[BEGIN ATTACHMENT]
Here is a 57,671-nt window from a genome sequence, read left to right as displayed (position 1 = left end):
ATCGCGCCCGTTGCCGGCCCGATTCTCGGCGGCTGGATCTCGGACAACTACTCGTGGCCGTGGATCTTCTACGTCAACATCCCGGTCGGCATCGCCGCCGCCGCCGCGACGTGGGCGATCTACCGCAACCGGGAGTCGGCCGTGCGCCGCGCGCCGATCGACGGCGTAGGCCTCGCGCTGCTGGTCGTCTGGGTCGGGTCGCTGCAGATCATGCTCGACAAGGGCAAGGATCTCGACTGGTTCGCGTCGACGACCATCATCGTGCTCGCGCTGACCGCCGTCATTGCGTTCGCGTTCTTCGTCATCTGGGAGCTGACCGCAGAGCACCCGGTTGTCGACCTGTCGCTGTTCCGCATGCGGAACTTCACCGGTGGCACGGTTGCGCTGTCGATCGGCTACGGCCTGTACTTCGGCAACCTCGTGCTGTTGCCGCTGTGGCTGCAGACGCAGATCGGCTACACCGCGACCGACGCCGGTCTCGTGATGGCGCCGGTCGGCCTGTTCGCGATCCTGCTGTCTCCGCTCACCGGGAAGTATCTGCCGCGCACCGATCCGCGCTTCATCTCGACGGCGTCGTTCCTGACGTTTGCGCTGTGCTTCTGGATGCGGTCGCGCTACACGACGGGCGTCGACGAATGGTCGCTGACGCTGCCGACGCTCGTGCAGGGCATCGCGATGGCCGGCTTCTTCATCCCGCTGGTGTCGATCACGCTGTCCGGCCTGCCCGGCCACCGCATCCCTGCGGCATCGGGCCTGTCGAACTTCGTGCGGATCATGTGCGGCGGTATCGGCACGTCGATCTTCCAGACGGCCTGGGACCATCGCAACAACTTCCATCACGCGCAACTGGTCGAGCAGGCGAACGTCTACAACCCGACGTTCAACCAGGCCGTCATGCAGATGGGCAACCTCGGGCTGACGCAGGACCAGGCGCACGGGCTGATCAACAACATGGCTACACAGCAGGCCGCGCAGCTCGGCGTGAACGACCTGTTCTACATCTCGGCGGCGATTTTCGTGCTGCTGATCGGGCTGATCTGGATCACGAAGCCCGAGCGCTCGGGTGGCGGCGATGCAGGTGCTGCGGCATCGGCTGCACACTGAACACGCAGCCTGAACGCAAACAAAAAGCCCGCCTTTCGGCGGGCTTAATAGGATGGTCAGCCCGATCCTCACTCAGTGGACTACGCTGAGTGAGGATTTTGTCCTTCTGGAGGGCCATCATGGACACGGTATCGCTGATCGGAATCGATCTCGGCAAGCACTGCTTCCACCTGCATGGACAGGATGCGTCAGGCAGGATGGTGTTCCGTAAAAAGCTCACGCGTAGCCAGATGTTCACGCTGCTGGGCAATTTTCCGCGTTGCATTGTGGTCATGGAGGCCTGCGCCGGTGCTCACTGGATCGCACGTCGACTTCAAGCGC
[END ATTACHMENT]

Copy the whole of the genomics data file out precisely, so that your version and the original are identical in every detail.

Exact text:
Here is a 57,671-nt window from a genome sequence, read left to right as displayed (position 1 = left end):
ATCGCGCCCGTTGCCGGCCCGATTCTCGGCGGCTGGATCTCGGACAACTACTCGTGGCCGTGGATCTTCTACGTCAACATCCCGGTCGGCATCGCCGCCGCCGCCGCGACGTGGGCGATCTACCGCAACCGGGAGTCGGCCGTGCGCCGCGCGCCGATCGACGGCGTAGGCCTCGCGCTGCTGGTCGTCTGGGTCGGGTCGCTGCAGATCATGCTCGACAAGGGCAAGGATCTCGACTGGTTCGCGTCGACGACCATCATCGTGCTCGCGCTGACCGCCGTCATTGCGTTCGCGTTCTTCGTCATCTGGGAGCTGACCGCAGAGCACCCGGTTGTCGACCTGTCGCTGTTCCGCATGCGGAACTTCACCGGTGGCACGGTTGCGCTGTCGATCGGCTACGGCCTGTACTTCGGCAACCTCGTGCTGTTGCCGCTGTGGCTGCAGACGCAGATCGGCTACACCGCGACCGACGCCGGTCTCGTGATGGCGCCGGTCGGCCTGTTCGCGATCCTGCTGTCTCCGCTCACCGGGAAGTATCTGCCGCGCACCGATCCGCGCTTCATCTCGACGGCGTCGTTCCTGACGTTTGCGCTGTGCTTCTGGATGCGGTCGCGCTACACGACGGGCGTCGACGAATGGTCGCTGACGCTGCCGACGCTCGTGCAGGGCATCGCGATGGCCGGCTTCTTCATCCCGCTGGTGTCGATCACGCTGTCCGGCCTGCCCGGCCACCGCATCCCTGCGGCATCGGGCCTGTCGAACTTCGTGCGGATCATGTGCGGCGGTATCGGCACGTCGATCTTCCAGACGGCCTGGGACCATCGCAACAACTTCCATCACGCGCAACTGGTCGAGCAGGCGAACGTCTACAACCCGACGTTCAACCAGGCCGTCATGCAGATGGGCAACCTCGGGCTGACGCAGGACCAGGCGCACGGGCTGATCAACAACATGGCTACACAGCAGGCCGCGCAGCTCGGCGTGAACGACCTGTTCTACATCTCGGCGGCGATTTTCGTGCTGCTGATCGGGCTGATCTGGATCACGAAGCCCGAGCGCTCGGGTGGCGGCGATGCAGGTGCTGCGGCATCGGCTGCACACTGAACACGCAGCCTGAACGCAAACAAAAAGCCCGCCTTTCGGCGGGCTTAATAGGATGGTCAGCCCGATCCTCACTCAGTGGACTACGCTGAGTGAGGATTTTGTCCTTCTGGAGGGCCATCATGGACACGGTATCGCTGATCGGAATCGATCTCGGCAAGCACTGCTTCCACCTGCATGGACAGGATGCGTCAGGCAGGATGGTGTTCCGTAAAAAGCTCACGCGTAGCCAGATGTTCACGCTGCTGGGCAATTTTCCGCGTTGCATTGTGGTCATGGAGGCCTGCGCCGGTGCTCACTGGATCGCACGTCGACTTCAAGCGC